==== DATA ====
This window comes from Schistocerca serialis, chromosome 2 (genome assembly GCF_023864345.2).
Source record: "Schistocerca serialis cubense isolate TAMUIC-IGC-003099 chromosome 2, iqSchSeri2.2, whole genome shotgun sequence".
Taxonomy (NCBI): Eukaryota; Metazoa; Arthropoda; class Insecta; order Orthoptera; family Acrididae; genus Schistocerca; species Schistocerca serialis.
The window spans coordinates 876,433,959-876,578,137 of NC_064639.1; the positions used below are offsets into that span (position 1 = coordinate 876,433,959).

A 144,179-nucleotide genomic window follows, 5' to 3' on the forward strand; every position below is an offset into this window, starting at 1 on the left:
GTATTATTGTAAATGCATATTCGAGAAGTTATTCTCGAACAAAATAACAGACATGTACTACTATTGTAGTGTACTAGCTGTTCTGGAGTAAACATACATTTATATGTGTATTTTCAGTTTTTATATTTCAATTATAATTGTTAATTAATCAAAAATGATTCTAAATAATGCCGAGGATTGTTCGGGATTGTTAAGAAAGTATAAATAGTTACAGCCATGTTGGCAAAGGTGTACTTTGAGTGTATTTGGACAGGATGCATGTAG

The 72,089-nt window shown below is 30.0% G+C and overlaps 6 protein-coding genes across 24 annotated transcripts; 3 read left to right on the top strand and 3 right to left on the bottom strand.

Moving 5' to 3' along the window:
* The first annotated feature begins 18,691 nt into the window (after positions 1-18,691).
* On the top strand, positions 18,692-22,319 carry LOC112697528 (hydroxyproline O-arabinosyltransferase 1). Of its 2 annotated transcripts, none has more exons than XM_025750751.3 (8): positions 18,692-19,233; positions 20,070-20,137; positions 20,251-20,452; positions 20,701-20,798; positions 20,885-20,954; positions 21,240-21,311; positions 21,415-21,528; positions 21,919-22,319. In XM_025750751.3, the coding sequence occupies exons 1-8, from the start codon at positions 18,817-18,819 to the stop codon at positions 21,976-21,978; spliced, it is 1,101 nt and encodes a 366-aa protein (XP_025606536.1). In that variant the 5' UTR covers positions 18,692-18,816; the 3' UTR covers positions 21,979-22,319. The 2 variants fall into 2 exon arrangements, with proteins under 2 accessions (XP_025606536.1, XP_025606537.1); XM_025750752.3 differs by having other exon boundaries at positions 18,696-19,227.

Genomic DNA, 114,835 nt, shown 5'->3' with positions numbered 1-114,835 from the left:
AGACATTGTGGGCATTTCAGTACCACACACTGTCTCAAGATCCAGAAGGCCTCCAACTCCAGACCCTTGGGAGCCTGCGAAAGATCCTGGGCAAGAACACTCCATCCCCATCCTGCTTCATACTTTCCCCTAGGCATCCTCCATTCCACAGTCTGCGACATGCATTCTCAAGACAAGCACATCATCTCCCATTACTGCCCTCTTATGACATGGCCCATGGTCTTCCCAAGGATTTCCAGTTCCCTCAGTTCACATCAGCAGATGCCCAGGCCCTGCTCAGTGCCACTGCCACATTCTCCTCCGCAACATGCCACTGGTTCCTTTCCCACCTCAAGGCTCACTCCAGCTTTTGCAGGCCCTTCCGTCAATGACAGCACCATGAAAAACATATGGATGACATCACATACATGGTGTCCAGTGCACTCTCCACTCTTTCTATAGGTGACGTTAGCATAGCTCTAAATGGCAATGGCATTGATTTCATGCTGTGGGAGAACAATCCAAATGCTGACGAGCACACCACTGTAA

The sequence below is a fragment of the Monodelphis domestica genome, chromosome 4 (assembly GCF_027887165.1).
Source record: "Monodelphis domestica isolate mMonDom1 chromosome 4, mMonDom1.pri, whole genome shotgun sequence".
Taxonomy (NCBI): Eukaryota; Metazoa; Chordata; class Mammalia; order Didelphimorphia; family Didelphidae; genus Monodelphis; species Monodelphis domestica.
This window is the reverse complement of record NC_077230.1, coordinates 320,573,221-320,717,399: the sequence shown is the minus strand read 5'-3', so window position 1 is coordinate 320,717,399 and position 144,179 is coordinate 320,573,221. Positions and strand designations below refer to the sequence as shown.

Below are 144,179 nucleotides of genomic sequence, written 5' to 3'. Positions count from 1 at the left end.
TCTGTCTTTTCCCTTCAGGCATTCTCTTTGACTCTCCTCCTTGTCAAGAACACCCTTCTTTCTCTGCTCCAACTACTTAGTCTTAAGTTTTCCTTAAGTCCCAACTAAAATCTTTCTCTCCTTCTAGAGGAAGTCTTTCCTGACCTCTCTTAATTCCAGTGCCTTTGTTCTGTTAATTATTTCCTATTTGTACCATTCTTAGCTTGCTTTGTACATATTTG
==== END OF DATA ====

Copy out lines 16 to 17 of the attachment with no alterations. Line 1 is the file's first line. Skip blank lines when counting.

This window is the reverse complement of record NC_077230.1, coordinates 320,573,221-320,717,399: the sequence shown is the minus strand read 5'-3', so window position 1 is coordinate 320,717,399 and position 144,179 is coordinate 320,573,221. Positions and strand designations below refer to the sequence as shown.

Below are 144,179 nucleotides of genomic sequence, written 5' to 3'. Positions count from 1 at the left end.